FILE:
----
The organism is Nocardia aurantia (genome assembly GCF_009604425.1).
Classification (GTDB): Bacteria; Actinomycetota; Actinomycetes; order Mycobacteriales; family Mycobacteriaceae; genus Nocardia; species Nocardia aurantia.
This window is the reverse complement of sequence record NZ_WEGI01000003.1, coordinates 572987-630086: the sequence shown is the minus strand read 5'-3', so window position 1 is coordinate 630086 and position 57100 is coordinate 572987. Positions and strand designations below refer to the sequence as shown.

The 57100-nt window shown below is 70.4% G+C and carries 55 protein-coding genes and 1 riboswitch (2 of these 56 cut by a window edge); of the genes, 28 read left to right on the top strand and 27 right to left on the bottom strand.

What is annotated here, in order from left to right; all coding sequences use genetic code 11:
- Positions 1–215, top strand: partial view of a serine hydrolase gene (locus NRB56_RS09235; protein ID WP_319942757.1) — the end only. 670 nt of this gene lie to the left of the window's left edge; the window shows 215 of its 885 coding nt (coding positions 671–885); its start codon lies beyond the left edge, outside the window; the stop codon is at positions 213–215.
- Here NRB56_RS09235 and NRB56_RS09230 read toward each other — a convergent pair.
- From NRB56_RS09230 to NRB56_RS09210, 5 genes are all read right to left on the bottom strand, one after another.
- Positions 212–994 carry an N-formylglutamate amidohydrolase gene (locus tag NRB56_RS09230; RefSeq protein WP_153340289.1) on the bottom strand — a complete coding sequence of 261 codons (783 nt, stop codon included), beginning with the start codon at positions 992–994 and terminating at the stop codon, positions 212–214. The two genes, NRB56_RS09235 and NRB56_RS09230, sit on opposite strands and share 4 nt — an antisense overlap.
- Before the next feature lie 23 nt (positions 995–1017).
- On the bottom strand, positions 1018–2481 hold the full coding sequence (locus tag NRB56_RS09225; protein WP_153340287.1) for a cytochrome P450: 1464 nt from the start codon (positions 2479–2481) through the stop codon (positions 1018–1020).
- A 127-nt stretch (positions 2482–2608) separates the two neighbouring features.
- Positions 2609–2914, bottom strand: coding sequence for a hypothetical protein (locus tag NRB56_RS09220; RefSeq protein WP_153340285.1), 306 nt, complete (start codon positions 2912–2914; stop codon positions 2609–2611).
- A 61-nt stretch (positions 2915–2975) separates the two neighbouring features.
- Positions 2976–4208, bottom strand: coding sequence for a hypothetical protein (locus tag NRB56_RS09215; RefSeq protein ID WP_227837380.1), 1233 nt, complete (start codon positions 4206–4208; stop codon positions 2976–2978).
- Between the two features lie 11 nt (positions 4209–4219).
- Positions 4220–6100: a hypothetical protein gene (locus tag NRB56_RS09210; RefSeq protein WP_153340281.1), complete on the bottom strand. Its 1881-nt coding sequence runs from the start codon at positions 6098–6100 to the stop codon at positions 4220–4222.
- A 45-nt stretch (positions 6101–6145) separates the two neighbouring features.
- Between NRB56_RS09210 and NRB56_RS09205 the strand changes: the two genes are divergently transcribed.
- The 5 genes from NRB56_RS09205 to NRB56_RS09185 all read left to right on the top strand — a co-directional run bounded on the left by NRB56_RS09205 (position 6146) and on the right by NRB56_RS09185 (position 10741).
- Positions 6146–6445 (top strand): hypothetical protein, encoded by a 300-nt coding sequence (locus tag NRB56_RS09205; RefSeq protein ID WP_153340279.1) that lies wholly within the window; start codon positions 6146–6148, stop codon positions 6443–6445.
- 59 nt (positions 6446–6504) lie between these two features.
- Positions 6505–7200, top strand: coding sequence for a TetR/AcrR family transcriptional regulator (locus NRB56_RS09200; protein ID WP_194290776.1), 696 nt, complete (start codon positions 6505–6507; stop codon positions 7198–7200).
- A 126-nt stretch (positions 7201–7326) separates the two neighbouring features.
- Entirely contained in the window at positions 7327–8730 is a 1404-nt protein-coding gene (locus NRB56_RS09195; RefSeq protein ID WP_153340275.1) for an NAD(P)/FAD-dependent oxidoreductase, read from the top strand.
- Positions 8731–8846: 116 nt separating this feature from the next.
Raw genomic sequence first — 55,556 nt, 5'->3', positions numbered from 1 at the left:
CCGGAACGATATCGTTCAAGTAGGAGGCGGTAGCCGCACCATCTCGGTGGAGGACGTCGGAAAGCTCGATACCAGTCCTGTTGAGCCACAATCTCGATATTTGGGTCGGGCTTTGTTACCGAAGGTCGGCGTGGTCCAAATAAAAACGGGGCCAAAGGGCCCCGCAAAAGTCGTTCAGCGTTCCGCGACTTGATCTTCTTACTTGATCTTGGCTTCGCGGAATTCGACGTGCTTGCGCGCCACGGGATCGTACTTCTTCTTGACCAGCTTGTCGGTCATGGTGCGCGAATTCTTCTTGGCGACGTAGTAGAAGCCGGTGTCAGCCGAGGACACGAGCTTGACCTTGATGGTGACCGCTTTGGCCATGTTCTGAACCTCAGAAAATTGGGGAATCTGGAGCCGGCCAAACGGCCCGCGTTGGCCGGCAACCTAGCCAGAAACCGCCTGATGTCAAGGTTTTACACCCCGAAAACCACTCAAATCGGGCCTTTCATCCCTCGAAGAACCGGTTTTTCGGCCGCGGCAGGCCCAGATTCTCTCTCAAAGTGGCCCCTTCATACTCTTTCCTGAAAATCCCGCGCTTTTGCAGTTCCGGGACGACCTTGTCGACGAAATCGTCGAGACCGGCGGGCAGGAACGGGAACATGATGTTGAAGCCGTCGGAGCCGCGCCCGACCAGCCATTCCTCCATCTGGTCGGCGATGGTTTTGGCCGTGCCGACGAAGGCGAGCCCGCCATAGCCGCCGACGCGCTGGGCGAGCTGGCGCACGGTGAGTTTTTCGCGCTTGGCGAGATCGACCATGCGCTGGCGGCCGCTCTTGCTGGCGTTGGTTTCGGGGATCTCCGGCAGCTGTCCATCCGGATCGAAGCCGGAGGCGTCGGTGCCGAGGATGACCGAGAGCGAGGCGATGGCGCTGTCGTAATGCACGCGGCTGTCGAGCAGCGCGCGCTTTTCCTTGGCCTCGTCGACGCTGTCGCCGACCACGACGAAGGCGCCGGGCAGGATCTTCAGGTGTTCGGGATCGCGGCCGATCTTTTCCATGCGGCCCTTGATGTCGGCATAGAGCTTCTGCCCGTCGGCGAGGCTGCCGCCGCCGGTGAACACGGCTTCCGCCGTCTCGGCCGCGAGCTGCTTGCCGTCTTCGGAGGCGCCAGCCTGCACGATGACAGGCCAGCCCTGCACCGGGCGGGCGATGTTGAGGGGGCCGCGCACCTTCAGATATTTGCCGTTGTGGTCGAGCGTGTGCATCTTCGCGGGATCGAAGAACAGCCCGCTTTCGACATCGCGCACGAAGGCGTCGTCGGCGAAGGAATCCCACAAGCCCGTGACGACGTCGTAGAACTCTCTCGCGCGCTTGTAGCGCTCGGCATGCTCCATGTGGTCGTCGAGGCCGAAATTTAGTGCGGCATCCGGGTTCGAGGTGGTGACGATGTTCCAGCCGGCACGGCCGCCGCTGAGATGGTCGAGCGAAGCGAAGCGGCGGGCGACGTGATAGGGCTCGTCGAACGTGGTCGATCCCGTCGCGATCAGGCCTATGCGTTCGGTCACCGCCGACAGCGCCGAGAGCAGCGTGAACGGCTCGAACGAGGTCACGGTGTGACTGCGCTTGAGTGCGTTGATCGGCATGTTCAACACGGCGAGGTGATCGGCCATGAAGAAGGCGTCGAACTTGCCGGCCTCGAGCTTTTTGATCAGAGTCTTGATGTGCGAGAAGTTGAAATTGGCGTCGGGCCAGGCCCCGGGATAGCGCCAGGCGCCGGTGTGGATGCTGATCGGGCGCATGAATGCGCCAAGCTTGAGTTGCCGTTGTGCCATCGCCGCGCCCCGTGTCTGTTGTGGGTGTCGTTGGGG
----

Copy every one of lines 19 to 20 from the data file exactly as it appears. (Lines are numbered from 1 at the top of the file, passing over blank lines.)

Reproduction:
- Between NRB56_RS09210 and NRB56_RS09205 the strand changes: the two genes are divergently transcribed.
- The 5 genes from NRB56_RS09205 to NRB56_RS09185 all read left to right on the top strand — a co-directional run bounded on the left by NRB56_RS09205 (position 6146) and on the right by NRB56_RS09185 (position 10741).